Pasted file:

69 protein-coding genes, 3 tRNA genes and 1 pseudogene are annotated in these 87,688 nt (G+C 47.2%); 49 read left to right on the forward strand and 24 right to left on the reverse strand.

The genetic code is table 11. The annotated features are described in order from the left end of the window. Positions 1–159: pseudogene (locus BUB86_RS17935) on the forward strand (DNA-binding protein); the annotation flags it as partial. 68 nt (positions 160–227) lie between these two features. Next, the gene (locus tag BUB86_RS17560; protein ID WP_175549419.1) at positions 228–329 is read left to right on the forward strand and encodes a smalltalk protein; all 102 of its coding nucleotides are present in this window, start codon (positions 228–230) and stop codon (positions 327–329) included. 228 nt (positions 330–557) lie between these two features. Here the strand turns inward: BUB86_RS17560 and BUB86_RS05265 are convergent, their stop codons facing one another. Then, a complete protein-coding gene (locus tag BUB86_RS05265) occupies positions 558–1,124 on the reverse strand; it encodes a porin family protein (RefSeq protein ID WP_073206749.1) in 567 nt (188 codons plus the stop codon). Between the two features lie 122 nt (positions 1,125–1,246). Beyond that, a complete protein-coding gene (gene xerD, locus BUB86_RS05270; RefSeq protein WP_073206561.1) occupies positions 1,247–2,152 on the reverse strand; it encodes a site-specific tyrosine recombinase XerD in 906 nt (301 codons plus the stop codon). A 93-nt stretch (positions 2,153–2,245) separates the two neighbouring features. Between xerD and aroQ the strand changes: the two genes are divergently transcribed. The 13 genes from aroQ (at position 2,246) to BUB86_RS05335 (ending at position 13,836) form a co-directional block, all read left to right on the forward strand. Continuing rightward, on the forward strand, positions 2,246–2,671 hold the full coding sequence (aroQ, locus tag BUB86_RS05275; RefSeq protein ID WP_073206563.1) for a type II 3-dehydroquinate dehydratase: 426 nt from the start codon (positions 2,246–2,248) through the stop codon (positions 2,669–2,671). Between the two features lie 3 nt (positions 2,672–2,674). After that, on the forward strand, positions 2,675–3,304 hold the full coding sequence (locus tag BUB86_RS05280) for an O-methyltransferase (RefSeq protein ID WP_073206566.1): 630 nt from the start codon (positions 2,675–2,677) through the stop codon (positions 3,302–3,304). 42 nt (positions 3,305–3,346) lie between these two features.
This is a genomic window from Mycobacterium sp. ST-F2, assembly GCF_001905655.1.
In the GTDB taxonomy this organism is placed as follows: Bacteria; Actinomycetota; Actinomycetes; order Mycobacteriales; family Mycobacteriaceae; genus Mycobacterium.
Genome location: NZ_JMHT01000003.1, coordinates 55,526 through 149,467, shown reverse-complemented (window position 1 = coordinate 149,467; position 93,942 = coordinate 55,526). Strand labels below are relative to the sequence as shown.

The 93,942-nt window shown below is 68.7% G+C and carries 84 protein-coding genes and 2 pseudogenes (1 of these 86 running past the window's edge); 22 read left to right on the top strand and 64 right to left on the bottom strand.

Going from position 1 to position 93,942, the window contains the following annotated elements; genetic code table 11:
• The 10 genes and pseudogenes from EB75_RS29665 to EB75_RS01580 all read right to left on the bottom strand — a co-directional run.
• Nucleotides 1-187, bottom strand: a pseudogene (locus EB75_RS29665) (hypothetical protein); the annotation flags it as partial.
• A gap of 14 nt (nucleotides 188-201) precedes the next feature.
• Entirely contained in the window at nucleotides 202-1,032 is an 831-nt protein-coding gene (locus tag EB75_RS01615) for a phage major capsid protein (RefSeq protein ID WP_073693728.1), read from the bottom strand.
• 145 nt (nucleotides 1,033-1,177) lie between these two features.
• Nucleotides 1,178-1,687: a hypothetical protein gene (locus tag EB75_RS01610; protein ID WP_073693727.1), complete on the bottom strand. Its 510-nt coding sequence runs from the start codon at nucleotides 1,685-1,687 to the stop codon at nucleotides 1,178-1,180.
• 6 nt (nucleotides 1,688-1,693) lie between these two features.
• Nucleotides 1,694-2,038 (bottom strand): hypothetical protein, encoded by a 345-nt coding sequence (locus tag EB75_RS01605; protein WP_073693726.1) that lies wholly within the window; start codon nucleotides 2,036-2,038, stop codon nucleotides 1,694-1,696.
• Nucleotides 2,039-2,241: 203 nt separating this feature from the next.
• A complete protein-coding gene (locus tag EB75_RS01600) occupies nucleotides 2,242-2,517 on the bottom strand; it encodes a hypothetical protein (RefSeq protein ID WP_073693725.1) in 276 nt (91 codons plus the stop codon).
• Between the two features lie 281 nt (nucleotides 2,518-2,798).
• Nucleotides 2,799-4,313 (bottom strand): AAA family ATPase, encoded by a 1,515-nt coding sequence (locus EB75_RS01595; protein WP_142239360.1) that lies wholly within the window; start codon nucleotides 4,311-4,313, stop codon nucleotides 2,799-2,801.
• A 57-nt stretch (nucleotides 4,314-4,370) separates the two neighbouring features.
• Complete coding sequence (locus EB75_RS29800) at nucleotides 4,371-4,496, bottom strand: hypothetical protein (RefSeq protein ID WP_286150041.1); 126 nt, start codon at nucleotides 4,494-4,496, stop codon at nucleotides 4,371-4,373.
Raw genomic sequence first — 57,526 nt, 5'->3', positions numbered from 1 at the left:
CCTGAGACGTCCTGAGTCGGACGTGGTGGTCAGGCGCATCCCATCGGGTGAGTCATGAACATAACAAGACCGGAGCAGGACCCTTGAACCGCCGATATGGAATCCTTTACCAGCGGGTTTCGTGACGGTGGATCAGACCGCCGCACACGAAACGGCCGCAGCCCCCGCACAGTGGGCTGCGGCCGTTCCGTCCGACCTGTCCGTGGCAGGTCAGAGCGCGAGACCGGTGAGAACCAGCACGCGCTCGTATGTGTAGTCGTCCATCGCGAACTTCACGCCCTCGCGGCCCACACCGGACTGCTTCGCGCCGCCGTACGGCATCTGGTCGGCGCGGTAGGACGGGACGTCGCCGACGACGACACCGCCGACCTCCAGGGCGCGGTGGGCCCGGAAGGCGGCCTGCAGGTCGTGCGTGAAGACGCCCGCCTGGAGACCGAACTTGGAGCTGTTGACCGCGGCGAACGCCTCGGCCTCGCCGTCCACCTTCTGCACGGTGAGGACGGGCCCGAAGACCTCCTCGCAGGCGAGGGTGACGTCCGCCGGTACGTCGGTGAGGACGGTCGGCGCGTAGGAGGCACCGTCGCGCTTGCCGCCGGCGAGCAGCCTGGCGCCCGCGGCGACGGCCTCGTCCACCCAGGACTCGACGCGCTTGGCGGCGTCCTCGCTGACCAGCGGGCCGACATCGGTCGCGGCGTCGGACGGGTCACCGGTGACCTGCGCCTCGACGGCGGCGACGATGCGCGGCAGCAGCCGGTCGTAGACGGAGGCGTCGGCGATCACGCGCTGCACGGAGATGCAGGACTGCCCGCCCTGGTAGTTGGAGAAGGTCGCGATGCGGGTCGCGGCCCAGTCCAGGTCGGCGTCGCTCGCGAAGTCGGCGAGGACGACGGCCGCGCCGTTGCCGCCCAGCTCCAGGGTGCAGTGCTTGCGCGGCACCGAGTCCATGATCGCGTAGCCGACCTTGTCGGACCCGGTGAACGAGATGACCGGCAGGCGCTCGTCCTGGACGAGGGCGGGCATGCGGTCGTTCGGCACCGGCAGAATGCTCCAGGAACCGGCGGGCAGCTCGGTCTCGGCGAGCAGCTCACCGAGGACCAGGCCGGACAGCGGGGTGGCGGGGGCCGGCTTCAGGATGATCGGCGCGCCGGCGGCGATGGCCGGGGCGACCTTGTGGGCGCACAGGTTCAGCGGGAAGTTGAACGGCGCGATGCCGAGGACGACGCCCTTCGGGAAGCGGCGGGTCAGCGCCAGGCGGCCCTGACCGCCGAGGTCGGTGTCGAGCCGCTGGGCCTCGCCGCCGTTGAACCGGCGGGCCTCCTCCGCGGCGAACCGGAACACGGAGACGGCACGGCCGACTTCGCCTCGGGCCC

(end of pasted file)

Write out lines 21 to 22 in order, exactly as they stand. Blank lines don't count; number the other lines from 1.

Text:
• Complete coding sequence (locus EB75_RS29800) at nucleotides 4,371-4,496, bottom strand: hypothetical protein (RefSeq protein ID WP_286150041.1); 126 nt, start codon at nucleotides 4,494-4,496, stop codon at nucleotides 4,371-4,373.
Raw genomic sequence first — 57,526 nt, 5'->3', positions numbered from 1 at the left: